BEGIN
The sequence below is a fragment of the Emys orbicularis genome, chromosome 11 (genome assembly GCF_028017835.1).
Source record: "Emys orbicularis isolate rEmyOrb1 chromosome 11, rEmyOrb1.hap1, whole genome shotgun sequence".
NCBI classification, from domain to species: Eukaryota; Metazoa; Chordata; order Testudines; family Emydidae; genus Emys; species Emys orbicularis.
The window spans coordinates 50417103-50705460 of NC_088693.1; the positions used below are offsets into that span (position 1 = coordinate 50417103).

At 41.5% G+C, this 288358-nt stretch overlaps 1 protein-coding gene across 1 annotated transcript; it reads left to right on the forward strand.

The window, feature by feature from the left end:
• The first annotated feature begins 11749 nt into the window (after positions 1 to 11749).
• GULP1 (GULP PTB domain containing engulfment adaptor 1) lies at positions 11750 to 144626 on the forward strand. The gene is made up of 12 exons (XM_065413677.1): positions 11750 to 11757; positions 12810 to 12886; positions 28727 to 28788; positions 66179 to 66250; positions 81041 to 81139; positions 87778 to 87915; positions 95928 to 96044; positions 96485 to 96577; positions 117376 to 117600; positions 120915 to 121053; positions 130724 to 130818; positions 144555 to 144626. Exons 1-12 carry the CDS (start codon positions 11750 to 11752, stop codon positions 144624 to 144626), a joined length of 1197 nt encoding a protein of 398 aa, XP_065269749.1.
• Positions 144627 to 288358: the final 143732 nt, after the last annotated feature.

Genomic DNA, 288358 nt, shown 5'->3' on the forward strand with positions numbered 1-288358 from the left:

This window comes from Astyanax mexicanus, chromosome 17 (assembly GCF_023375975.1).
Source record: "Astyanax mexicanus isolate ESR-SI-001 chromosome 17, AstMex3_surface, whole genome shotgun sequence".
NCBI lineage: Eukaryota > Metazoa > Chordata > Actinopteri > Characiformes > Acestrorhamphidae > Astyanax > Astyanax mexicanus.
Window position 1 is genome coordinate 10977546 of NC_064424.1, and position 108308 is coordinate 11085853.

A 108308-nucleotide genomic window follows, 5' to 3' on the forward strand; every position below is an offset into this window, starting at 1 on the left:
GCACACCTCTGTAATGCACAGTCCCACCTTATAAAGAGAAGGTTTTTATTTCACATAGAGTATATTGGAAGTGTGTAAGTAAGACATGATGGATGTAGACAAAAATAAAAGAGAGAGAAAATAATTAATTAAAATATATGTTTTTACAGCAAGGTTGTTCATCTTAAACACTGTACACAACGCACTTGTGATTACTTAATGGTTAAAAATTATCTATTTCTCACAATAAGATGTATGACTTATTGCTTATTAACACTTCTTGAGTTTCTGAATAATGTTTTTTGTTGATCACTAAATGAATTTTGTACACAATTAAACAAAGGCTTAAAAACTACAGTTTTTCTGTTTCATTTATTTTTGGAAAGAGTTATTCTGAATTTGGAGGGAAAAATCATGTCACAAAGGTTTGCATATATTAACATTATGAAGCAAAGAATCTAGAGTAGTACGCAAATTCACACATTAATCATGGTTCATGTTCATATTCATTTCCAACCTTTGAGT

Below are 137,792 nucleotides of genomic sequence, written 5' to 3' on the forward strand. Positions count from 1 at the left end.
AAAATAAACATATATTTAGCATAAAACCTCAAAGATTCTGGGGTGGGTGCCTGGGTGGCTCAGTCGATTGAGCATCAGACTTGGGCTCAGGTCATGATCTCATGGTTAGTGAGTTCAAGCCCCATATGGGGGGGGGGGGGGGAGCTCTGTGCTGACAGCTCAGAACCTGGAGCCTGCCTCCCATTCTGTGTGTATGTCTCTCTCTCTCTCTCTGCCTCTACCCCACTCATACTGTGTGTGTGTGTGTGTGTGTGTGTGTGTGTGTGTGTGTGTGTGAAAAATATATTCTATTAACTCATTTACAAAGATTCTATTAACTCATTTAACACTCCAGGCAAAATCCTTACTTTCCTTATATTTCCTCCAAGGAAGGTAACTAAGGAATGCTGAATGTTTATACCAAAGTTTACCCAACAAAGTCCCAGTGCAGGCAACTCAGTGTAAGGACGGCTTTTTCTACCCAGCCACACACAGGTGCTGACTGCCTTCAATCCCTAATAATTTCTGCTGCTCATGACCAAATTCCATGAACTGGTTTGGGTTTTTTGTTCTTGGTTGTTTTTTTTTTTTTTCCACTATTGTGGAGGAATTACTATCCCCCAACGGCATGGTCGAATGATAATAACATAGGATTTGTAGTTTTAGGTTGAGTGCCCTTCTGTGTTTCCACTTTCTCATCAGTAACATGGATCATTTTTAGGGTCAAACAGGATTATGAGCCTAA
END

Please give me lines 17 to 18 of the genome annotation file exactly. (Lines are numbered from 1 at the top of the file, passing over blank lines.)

Below are 137,792 nucleotides of genomic sequence, written 5' to 3' on the forward strand. Positions count from 1 at the left end.
AAAATAAACATATATTTAGCATAAAACCTCAAAGATTCTGGGGTGGGTGCCTGGGTGGCTCAGTCGATTGAGCATCAGACTTGGGCTCAGGTCATGATCTCATGGTTAGTGAGTTCAAGCCCCATATGGGGGGGGGGGGGGGAGCTCTGTGCTGACAGCTCAGAACCTGGAGCCTGCCTCCCATTCTGTGTGTATGTCTCTCTCTCTCTCTCTGCCTCTACCCCACTCATACTGTGTGTGTGTGTGTGTGTGTGTGTGTGTGTGTGTGTGTGTGTGAAAAATATATTCTATTAACTCATTTACAAAGATTCTATTAACTCATTTAACACTCCAGGCAAAATCCTTACTTTCCTTATATTTCCTCCAAGGAAGGTAACTAAGGAATGCTGAATGTTTATACCAAAGTTTACCCAACAAAGTCCCAGTGCAGGCAACTCAGTGTAAGGACGGCTTTTTCTACCCAGCCACACACAGGTGCTGACTGCCTTCAATCCCTAATAATTTCTGCTGCTCATGACCAAATTCCATGAACTGGTTTGGGTTTTTTGTTCTTGGTTGTTTTTTTTTTTTTTCCACTATTGTGGAGGAATTACTATCCCCCAACGGCATGGTCGAATGATAATAACATAGGATTTGTAGTTTTAGGTTGAGTGCCCTTCTGTGTTTCCACTTTCTCATCAGTAACATGGATCATTTTTAGGGTCAAACAGGATTATGAGCCTAA